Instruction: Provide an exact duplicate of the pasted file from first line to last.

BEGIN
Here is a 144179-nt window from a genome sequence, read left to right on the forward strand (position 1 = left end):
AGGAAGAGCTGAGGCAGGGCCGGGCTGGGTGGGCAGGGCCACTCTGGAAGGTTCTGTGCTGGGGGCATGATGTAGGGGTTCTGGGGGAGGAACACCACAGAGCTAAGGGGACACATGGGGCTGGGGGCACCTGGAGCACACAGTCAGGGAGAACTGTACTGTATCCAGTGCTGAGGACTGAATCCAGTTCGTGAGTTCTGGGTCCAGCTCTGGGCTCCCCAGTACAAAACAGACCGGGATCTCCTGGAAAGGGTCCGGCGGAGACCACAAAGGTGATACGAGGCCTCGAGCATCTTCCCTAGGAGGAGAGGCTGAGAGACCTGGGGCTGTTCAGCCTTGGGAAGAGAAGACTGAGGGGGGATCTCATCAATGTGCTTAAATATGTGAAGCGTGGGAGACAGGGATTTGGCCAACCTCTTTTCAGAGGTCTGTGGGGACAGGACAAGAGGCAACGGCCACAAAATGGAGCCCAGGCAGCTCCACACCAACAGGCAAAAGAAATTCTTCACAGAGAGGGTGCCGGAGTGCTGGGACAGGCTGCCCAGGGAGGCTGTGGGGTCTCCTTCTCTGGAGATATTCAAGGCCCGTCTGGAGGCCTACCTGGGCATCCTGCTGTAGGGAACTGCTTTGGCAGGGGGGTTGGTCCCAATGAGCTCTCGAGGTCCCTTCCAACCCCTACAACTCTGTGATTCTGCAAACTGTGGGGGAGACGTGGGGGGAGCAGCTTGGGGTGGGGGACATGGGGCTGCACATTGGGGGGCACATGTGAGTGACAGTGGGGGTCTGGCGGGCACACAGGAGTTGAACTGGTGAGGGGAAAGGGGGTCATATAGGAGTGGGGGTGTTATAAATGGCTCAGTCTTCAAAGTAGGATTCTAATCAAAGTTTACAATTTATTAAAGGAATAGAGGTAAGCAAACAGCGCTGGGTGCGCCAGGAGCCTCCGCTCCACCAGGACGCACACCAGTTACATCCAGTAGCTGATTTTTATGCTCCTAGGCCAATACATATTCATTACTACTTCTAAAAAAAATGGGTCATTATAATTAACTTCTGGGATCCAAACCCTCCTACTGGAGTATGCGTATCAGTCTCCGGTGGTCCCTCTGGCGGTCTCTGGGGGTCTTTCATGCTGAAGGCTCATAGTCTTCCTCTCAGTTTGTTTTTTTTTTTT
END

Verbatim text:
Here is a 144179-nt window from a genome sequence, read left to right on the forward strand (position 1 = left end):
AGGAAGAGCTGAGGCAGGGCCGGGCTGGGTGGGCAGGGCCACTCTGGAAGGTTCTGTGCTGGGGGCATGATGTAGGGGTTCTGGGGGAGGAACACCACAGAGCTAAGGGGACACATGGGGCTGGGGGCACCTGGAGCACACAGTCAGGGAGAACTGTACTGTATCCAGTGCTGAGGACTGAATCCAGTTCGTGAGTTCTGGGTCCAGCTCTGGGCTCCCCAGTACAAAACAGACCGGGATCTCCTGGAAAGGGTCCGGCGGAGACCACAAAGGTGATACGAGGCCTCGAGCATCTTCCCTAGGAGGAGAGGCTGAGAGACCTGGGGCTGTTCAGCCTTGGGAAGAGAAGACTGAGGGGGGATCTCATCAATGTGCTTAAATATGTGAAGCGTGGGAGACAGGGATTTGGCCAACCTCTTTTCAGAGGTCTGTGGGGACAGGACAAGAGGCAACGGCCACAAAATGGAGCCCAGGCAGCTCCACACCAACAGGCAAAAGAAATTCTTCACAGAGAGGGTGCCGGAGTGCTGGGACAGGCTGCCCAGGGAGGCTGTGGGGTCTCCTTCTCTGGAGATATTCAAGGCCCGTCTGGAGGCCTACCTGGGCATCCTGCTGTAGGGAACTGCTTTGGCAGGGGGGTTGGTCCCAATGAGCTCTCGAGGTCCCTTCCAACCCCTACAACTCTGTGATTCTGCAAACTGTGGGGGAGACGTGGGGGGAGCAGCTTGGGGTGGGGGACATGGGGCTGCACATTGGGGGGCACATGTGAGTGACAGTGGGGGTCTGGCGGGCACACAGGAGTTGAACTGGTGAGGGGAAAGGGGGTCATATAGGAGTGGGGGTGTTATAAATGGCTCAGTCTTCAAAGTAGGATTCTAATCAAAGTTTACAATTTATTAAAGGAATAGAGGTAAGCAAACAGCGCTGGGTGCGCCAGGAGCCTCCGCTCCACCAGGACGCACACCAGTTACATCCAGTAGCTGATTTTTATGCTCCTAGGCCAATACATATTCATTACTACTTCTAAAAAAAATGGGTCATTATAATTAACTTCTGGGATCCAAACCCTCCTACTGGAGTATGCGTATCAGTCTCCGGTGGTCCCTCTGGCGGTCTCTGGGGGTCTTTCATGCTGAAGGCTCATAGTCTTCCTCTCAGTTTGTTTTTTTTTTTT